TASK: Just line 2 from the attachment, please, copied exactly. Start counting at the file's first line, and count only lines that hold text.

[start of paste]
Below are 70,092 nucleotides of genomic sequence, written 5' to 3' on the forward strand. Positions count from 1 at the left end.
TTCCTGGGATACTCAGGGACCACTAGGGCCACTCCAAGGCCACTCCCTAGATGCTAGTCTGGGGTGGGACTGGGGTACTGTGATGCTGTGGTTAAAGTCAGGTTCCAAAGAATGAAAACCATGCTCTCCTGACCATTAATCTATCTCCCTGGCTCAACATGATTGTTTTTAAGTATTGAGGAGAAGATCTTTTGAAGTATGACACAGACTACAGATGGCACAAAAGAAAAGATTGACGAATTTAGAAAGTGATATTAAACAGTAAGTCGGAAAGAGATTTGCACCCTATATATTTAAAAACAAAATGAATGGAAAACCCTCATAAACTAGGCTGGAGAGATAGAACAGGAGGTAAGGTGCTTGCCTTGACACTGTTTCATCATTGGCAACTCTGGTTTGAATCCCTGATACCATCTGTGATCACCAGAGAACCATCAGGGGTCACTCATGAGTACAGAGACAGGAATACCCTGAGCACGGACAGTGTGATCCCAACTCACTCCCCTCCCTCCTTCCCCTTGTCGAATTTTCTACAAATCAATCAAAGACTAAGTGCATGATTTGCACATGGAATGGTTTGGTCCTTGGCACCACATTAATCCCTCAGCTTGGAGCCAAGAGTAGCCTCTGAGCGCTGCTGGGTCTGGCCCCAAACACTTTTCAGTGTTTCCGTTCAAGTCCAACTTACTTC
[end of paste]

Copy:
TTCCTGGGATACTCAGGGACCACTAGGGCCACTCCAAGGCCACTCCCTAGATGCTAGTCTGGGGTGGGACTGGGGTACTGTGATGCTGTGGTTAAAGTCAGGTTCCAAAGAATGAAAACCATGCTCTCCTGACCATTAATCTATCTCCCTGGCTCAACATGATTGTTTTTAAGTATTGAGGAGAAGATCTTTTGAAGTATGACACAGACTACAGATGGCACAAAAGAAAAGATTGACGAATTTAGAAAGTGATATTAAACAGTAAGTCGGAAAGAGATTTGCACCCTATATATTTAAAAACAAAATGAATGGAAAACCCTCATAAACTAGGCTGGAGAGATAGAACAGGAGGTAAGGTGCTTGCCTTGACACTGTTTCATCATTGGCAACTCTGGTTTGAATCCCTGATACCATCTGTGATCACCAGAGAACCATCAGGGGTCACTCATGAGTACAGAGACAGGAATACCCTGAGCACGGACAGTGTGATCCCAACTCACTCCCCTCCCTCCTTCCCCTTGTCGAATTTTCTACAAATCAATCAAAGACTAAGTGCATGATTTGCACATGGAATGGTTTGGTCCTTGGCACCACATTAATCCCTCAGCTTGGAGCCAAGAGTAGCCTCTGAGCGCTGCTGGGTCTGGCCCCAAACACTTTTCAGTGTTTCCGTTCAAGTCCAACTTACTTC